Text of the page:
Brazil's jailed former president Lula barred from running again by electoral court
Supporters of the former Brazilian president Luiz InÃ¡cio Lula da Silva attend a rally in Curitiba, Brazil, on Aug. 30. (Rodolfo Buhrer/Reuters) August 31 at 11:55 PM
SAO PAULO, Brazil â" Brazilâs embattled former president Luiz InÃ¡cio Lula da Silva, the front-runner in the countryâs election, will be struck from the ballot, an electoral court ruled on Friday, reshaping Brazilâs election one month before voters cast their ballots.
The much-anticipated decision brings some clarity to a chaotic campaign season in which the man who had been favored to win Latin Americaâs largest election was sitting behind bars.
Lula, who ruled Brazil between 2003 and 2011, was sen tenced to 12 years in prison for money laundering and corruption in April. Yet, running a campaign largely from his jail cell, he has been able to capture nearly 40 percent of prospective votes for Octoberâs presidential elections, according to the latest polls.
By a vote of 6-1, the Supreme Electoral Court barred Lula from running because it would violate an anti-corruption law that the former president himself signed. The 2010 âClean Slateâ law prevents any candidate who has had a conviction upheld from running for office for eight years. He is the first presidential candidate to be barred from running because of the law.
âWe are not deciding at any level, on the former presidentâs culpability, and much less his political legacy,â said Judge Luis Roberto Barroso, who brought the case to the electoral tribunal for deliberation. The law preventing Lula from running because of his corruption charges is clear, he argued. âThere is no margin for the electora l court to make another decision.â
âWe have a clearer picture that Lulaâs candidacy is doomed,â said David Fleischer, a politics professor at the University of Brasilia. âToday is D-Day. As of today, the Workersâ Party will switch gears into plan B.â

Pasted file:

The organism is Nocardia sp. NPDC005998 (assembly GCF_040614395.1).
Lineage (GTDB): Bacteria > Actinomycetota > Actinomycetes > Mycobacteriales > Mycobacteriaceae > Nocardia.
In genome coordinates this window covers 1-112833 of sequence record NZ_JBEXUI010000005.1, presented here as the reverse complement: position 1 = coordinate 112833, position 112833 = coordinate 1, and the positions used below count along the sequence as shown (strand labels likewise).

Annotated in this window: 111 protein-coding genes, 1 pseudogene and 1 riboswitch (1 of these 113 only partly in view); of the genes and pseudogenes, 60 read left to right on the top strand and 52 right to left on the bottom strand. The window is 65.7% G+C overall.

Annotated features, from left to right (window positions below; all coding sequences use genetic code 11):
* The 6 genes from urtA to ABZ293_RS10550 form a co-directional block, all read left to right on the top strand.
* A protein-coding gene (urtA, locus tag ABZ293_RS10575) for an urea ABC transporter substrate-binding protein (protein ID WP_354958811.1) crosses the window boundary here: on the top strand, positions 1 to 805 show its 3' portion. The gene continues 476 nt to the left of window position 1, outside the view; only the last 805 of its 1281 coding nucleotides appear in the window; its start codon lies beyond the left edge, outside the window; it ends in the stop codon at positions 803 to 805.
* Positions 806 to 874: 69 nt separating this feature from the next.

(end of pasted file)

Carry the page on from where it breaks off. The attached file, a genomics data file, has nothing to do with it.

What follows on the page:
Lulaâs Workersâ Party is expected to appeal the decision to the Supreme Court and has until Sept. 17 to replace Lula with another candidate or forfeit the ticket. The party is widely expected to cast Lulaâs vice president, Fernando Haddad, as his replacement. But whether Lula can transfer his popularity to a replacement remains to be seen.
Lula, who left the presidency with a record approval rating of 87 percent, consolidated support for his candidacy in the aftermath of his arrest. In April, after a tense, two-day standoff with police, the former president turned himself in to authorities.
He is accused of securing lucrative government contracts for one of the countryâs largest construc tion companies in exchange for a beachfront apartment. His conviction was upheld by an appeals court in January.
Lula has said the case amounts to a right-wing coup to keep him from winning the presidency.
Many see the court decision as a marker in Brazilâs fight against endemic corruption. Lula is the highest-profile figure to be charged in the âcarwashâ investigation, a sprawling corruption probe that has brought down some of Brazilâs most powerful business executives and politicians over the past five years.
âBrazilâs fight against corruption and impunity constantly suffer attacks and attempts at delegitimization by powerful parties and political disputes,â said Bruno Brandao, head of Transparency International in Brazil. âThe best way to protect these efforts is through the strict legality and swift resolution of eventual disputes.â
Last month, a group of United Nations-appointed human rights experts urged Brazilian authorities to al low Lula to run until he exhausts all appeals. He faces seven other corruption cases.
In June, 29 members of the U.S. Congress, including Sen. Bernie Sanders (I-Vt.), signed a letter questioning the merits of Lulaâs imprisonment. âThe fight against corruption must not be used to justify the persecution of political opponents or deny them the opportunity to freely participate in elections,â the lawmakers wrote.
The end of Lulaâs candidacy opens the electoral field to runner-up Jair Bolsonaro, a right-wing congressman and former soldier whose platform includes gun legalization and weaker environmental regulations.
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